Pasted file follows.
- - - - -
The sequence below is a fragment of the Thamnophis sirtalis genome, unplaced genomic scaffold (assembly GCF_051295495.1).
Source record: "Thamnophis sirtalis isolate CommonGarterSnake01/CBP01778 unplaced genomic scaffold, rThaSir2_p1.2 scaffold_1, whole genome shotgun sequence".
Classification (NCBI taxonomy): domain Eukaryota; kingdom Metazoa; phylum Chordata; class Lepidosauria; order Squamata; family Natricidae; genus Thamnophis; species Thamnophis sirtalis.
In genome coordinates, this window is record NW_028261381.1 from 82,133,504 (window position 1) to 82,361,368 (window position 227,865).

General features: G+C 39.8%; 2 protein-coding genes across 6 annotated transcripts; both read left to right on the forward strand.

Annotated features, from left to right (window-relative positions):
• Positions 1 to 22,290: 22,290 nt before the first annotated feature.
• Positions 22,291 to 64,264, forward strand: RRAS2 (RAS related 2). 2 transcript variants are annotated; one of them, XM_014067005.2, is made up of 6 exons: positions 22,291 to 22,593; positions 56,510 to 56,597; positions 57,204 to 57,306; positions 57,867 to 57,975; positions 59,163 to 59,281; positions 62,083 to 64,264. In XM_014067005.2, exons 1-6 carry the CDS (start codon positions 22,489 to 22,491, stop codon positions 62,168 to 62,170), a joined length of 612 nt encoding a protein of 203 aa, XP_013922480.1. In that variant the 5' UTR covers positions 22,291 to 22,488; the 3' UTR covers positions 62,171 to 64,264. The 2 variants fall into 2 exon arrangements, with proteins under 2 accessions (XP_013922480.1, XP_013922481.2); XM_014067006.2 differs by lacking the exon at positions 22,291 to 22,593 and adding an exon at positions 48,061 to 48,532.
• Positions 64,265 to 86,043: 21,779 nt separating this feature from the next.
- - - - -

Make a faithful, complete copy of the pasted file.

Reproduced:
The sequence below is a fragment of the Thamnophis sirtalis genome, unplaced genomic scaffold (assembly GCF_051295495.1).
Source record: "Thamnophis sirtalis isolate CommonGarterSnake01/CBP01778 unplaced genomic scaffold, rThaSir2_p1.2 scaffold_1, whole genome shotgun sequence".
Classification (NCBI taxonomy): domain Eukaryota; kingdom Metazoa; phylum Chordata; class Lepidosauria; order Squamata; family Natricidae; genus Thamnophis; species Thamnophis sirtalis.
In genome coordinates, this window is record NW_028261381.1 from 82,133,504 (window position 1) to 82,361,368 (window position 227,865).

General features: G+C 39.8%; 2 protein-coding genes across 6 annotated transcripts; both read left to right on the forward strand.

Annotated features, from left to right (window-relative positions):
• Positions 1 to 22,290: 22,290 nt before the first annotated feature.
• Positions 22,291 to 64,264, forward strand: RRAS2 (RAS related 2). 2 transcript variants are annotated; one of them, XM_014067005.2, is made up of 6 exons: positions 22,291 to 22,593; positions 56,510 to 56,597; positions 57,204 to 57,306; positions 57,867 to 57,975; positions 59,163 to 59,281; positions 62,083 to 64,264. In XM_014067005.2, exons 1-6 carry the CDS (start codon positions 22,489 to 22,491, stop codon positions 62,168 to 62,170), a joined length of 612 nt encoding a protein of 203 aa, XP_013922480.1. In that variant the 5' UTR covers positions 22,291 to 22,488; the 3' UTR covers positions 62,171 to 64,264. The 2 variants fall into 2 exon arrangements, with proteins under 2 accessions (XP_013922480.1, XP_013922481.2); XM_014067006.2 differs by lacking the exon at positions 22,291 to 22,593 and adding an exon at positions 48,061 to 48,532.
• Positions 64,265 to 86,043: 21,779 nt separating this feature from the next.